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Publication numberUS6021052 A
Publication typeGrant
Application numberUS 08/934,994
Publication date1 Feb 2000
Filing date22 Sep 1997
Priority date22 Sep 1997
Fee statusPaid
Publication number08934994, 934994, US 6021052 A, US 6021052A, US-A-6021052, US6021052 A, US6021052A
InventorsThomas Michael Unger, Haakon MacCallum, Douglas Kenneth Manness
Original AssigneeStatpower Technologies Partnership
Export CitationBiBTeX, EndNote, RefMan
External Links: USPTO, USPTO Assignment, Espacenet
DC/AC power converter
US 6021052 A
Abstract
A DC link power converter apparatus including a first DC to DC converter, a DC to AC converter and a load balancing storage element. The first DC to DC converter has first and second DC ports and the DC to AC converter has a third DC port and has an AC port. The first DC port is connectable to a DC source and the second DC port is connected to the third DC port. The AC port is connectable to an AC load. The load balancing energy storage element is connected to the second DC port for decoupling the DC to DC converter from the DC to AC converter by supplying energy to the third DC port when a voltage at the second DC port is tending to decrease and for storing energy received from the second DC port when a voltage at the third port is tending to increase.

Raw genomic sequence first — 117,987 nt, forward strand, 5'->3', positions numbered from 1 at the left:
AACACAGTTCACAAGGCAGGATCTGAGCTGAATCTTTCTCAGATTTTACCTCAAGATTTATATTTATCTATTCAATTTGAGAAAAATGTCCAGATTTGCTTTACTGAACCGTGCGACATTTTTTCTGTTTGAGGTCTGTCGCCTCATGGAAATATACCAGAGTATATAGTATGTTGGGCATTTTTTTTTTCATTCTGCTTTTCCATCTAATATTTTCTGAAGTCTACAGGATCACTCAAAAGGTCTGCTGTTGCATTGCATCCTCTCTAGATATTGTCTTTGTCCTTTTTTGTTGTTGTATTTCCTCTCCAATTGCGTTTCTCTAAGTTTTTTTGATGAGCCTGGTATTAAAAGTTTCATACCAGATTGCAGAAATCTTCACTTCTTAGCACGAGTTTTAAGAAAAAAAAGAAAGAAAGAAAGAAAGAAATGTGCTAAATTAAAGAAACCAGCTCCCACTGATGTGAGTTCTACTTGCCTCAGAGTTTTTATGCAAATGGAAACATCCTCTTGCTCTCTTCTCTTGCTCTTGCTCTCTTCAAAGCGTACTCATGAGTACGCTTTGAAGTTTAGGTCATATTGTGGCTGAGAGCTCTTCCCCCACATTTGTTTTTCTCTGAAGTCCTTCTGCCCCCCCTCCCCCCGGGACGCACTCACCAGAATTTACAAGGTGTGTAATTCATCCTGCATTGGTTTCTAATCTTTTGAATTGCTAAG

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Claims(111)
What is claimed is:
1. A power converter apparatus comprising:
a) a first DC to DC converter having a first DC port connectable to a DC sources and a second DC port, said first DC to DC converter being controllable as a current fed transformer isolated boost step up converter to transfer energy from said first DC port to said second DC port;
b) a DC to AC converter having a third DC port and an AC port, said third DC port being connected to said second DC port and said AC port being connectable to an AC load; and
c) a load balancing energy storage element connected to said second DC port for decoupling said DC to DC converter from said DC to AC converter by supplying energy to said third DC port when a voltage at said second DC port is tending to decrease and for storing energy received from said second DC port when a voltage at said third port is tending to increase.